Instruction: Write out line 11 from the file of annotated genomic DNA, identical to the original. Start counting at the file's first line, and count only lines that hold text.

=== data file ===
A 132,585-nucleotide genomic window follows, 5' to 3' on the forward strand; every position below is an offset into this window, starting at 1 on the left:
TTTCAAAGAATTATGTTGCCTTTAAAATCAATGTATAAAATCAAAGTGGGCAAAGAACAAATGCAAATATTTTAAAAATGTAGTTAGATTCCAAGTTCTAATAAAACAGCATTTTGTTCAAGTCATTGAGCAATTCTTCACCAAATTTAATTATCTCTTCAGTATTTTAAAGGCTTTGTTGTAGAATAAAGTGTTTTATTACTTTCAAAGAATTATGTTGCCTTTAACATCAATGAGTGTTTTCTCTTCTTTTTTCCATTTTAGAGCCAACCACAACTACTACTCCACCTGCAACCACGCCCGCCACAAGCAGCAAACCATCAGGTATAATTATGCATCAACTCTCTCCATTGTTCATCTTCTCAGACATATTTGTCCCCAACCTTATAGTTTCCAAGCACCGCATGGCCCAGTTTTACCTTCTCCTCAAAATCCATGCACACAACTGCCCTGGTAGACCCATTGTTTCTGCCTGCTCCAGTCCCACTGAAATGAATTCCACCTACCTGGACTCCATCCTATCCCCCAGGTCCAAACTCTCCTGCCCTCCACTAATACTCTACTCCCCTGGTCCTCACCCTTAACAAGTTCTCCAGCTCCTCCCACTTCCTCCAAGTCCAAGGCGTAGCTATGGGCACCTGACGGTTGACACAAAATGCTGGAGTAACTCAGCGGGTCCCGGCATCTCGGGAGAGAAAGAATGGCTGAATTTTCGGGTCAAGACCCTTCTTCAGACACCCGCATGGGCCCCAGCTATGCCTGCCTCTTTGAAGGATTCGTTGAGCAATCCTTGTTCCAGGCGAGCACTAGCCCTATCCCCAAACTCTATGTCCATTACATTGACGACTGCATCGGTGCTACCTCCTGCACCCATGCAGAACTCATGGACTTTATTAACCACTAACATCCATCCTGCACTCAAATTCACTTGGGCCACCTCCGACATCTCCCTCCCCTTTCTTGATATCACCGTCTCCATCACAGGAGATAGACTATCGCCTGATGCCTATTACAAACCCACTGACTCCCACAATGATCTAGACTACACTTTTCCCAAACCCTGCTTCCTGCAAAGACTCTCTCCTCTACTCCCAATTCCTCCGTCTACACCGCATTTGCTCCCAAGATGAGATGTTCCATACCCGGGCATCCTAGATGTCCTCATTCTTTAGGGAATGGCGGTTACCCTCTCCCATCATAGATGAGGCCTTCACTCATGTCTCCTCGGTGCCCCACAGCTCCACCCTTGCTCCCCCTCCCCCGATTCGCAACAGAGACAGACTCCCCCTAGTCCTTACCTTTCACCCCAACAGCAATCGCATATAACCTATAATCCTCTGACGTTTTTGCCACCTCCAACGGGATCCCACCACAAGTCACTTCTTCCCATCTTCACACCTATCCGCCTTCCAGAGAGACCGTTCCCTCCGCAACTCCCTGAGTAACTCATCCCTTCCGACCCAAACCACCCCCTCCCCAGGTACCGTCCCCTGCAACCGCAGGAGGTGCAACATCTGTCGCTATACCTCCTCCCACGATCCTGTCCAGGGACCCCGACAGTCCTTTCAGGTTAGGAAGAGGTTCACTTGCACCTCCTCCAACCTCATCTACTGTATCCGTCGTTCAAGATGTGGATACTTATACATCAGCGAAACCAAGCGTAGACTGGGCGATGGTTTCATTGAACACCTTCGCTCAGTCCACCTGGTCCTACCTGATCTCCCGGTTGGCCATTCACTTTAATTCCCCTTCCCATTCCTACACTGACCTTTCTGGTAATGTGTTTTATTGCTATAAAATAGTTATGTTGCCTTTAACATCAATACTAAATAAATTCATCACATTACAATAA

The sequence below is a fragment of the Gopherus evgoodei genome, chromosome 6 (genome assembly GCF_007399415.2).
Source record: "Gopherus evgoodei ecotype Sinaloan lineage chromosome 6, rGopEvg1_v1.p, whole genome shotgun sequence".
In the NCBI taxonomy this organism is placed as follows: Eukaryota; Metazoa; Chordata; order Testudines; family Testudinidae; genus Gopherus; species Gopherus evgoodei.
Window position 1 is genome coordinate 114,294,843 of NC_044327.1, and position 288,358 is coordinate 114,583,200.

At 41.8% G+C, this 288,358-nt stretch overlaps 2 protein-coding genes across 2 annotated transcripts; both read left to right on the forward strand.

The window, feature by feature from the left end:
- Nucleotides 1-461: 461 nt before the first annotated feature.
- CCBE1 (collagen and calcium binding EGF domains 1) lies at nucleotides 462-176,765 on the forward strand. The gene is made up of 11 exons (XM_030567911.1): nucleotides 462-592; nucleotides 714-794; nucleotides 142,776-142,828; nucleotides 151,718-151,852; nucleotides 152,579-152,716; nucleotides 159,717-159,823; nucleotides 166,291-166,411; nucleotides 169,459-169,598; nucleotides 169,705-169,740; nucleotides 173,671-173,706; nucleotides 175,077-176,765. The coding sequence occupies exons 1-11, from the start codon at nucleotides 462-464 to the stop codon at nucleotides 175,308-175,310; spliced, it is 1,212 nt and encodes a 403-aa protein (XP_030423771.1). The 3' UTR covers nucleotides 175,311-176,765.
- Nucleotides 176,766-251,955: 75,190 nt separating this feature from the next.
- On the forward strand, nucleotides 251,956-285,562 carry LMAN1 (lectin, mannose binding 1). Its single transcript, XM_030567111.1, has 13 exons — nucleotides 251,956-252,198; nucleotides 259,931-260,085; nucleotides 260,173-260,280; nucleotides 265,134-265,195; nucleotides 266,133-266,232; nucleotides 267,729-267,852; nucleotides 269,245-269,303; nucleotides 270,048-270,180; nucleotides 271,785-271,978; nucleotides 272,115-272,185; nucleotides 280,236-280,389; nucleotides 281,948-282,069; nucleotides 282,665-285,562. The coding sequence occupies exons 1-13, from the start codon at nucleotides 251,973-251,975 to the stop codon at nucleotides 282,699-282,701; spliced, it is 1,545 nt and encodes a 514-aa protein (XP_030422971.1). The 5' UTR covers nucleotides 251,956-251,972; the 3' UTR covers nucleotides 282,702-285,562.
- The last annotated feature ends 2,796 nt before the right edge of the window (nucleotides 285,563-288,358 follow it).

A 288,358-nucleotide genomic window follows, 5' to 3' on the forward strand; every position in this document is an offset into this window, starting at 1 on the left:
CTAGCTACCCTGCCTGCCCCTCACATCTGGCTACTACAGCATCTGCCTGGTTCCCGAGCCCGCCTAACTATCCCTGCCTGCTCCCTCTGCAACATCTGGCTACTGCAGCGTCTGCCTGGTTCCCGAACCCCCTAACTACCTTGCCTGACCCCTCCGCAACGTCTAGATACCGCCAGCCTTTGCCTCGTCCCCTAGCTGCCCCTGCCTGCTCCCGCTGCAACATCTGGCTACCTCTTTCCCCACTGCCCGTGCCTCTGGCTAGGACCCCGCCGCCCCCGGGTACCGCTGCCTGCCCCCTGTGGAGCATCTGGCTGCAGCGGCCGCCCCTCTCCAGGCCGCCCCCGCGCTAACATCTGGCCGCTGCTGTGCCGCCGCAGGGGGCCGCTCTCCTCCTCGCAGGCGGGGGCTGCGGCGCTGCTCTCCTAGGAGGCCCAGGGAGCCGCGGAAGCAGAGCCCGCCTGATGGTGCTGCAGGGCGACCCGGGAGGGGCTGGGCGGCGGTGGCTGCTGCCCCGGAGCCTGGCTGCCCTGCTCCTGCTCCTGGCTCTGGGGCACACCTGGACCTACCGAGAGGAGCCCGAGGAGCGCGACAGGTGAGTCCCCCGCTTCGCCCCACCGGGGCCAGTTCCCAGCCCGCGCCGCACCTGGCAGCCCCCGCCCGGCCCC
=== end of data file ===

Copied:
- Nucleotides 176,766-251,955: 75,190 nt separating this feature from the next.